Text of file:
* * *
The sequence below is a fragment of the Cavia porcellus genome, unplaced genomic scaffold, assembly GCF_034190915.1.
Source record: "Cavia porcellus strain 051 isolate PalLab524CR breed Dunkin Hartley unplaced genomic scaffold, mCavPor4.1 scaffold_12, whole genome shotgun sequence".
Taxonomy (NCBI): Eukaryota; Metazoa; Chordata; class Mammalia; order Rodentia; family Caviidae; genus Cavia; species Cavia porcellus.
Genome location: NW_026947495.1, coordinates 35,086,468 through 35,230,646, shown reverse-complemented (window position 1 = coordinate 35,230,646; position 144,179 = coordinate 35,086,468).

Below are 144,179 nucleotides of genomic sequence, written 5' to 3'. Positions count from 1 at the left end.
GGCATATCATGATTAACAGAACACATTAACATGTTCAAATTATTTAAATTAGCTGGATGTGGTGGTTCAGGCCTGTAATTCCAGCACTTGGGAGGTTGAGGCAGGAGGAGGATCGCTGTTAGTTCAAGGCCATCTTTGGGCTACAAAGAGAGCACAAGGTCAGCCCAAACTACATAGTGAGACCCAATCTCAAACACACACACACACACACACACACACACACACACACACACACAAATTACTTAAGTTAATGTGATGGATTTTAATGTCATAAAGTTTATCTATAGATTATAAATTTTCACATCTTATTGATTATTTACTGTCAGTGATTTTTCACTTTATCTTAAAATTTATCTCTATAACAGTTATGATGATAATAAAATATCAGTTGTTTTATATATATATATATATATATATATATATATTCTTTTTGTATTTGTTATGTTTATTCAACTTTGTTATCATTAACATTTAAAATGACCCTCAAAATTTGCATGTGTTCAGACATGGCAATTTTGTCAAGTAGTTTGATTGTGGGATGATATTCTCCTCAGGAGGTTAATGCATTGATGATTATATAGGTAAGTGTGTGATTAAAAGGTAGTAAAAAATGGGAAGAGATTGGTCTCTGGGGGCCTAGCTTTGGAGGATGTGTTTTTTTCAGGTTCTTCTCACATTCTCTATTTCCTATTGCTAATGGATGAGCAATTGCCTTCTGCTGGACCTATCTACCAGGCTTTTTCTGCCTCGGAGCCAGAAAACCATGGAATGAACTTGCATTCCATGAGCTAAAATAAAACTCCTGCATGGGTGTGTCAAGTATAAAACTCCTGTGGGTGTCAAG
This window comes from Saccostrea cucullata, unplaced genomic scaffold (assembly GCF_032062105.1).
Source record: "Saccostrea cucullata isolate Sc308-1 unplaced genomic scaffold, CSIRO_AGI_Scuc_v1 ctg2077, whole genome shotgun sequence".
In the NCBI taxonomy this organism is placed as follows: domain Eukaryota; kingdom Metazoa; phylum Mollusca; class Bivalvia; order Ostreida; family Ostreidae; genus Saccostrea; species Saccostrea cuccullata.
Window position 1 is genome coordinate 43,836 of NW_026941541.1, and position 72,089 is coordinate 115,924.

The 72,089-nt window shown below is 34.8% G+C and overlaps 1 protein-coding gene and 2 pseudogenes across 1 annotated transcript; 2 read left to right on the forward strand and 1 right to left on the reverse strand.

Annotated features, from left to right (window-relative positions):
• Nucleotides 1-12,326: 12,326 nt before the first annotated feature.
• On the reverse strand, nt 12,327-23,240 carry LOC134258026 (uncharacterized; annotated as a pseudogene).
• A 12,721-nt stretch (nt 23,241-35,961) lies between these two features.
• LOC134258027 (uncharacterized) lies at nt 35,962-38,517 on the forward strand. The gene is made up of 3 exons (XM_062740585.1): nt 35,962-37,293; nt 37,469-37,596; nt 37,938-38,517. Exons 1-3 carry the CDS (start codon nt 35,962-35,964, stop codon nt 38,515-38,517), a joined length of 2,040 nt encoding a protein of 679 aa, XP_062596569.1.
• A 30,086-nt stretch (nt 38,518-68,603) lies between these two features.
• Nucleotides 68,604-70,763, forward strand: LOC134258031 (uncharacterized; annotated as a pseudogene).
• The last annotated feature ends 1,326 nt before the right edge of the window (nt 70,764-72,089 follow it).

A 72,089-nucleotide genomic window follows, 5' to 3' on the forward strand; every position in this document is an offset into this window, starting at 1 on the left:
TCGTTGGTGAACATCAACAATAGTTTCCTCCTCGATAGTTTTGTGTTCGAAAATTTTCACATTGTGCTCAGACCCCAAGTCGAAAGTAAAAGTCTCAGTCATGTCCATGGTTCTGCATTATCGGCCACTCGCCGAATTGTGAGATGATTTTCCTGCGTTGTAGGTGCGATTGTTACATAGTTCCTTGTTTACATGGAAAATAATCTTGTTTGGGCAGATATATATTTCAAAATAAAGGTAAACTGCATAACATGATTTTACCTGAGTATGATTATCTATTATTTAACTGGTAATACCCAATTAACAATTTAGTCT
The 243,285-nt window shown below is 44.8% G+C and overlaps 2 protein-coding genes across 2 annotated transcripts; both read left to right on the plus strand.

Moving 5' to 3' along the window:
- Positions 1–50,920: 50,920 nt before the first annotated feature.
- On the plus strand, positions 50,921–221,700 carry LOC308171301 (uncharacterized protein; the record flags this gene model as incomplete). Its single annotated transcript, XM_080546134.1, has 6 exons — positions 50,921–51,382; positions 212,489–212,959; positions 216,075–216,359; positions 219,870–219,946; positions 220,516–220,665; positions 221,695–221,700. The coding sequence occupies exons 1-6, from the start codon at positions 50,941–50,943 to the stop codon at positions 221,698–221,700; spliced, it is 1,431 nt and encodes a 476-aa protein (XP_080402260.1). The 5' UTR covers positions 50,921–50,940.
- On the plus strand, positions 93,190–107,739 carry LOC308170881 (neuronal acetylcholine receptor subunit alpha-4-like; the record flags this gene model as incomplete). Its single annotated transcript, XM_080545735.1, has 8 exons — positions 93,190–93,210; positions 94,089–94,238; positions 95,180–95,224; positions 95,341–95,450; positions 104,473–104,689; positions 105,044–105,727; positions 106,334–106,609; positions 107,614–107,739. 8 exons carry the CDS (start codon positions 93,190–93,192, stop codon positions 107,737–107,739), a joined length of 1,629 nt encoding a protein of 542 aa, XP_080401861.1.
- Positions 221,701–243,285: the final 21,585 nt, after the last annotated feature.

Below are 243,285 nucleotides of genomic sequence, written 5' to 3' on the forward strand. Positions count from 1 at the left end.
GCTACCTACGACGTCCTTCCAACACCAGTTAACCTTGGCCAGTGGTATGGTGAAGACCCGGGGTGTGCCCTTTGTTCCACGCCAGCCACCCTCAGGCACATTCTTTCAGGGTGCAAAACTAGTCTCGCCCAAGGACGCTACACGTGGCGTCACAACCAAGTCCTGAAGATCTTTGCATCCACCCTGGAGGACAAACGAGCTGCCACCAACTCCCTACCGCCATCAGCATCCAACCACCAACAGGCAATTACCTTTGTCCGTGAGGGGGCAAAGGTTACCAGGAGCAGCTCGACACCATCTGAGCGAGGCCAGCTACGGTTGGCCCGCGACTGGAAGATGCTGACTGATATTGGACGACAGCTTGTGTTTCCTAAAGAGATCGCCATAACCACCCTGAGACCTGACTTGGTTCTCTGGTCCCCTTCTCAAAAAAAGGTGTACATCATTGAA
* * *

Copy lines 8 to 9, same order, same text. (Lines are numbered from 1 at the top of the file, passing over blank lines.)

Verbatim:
Source record: "Saccostrea cucullata isolate Sc308-1 unplaced genomic scaffold, CSIRO_AGI_Scuc_v1 ctg2077, whole genome shotgun sequence".
In the NCBI taxonomy this organism is placed as follows: domain Eukaryota; kingdom Metazoa; phylum Mollusca; class Bivalvia; order Ostreida; family Ostreidae; genus Saccostrea; species Saccostrea cuccullata.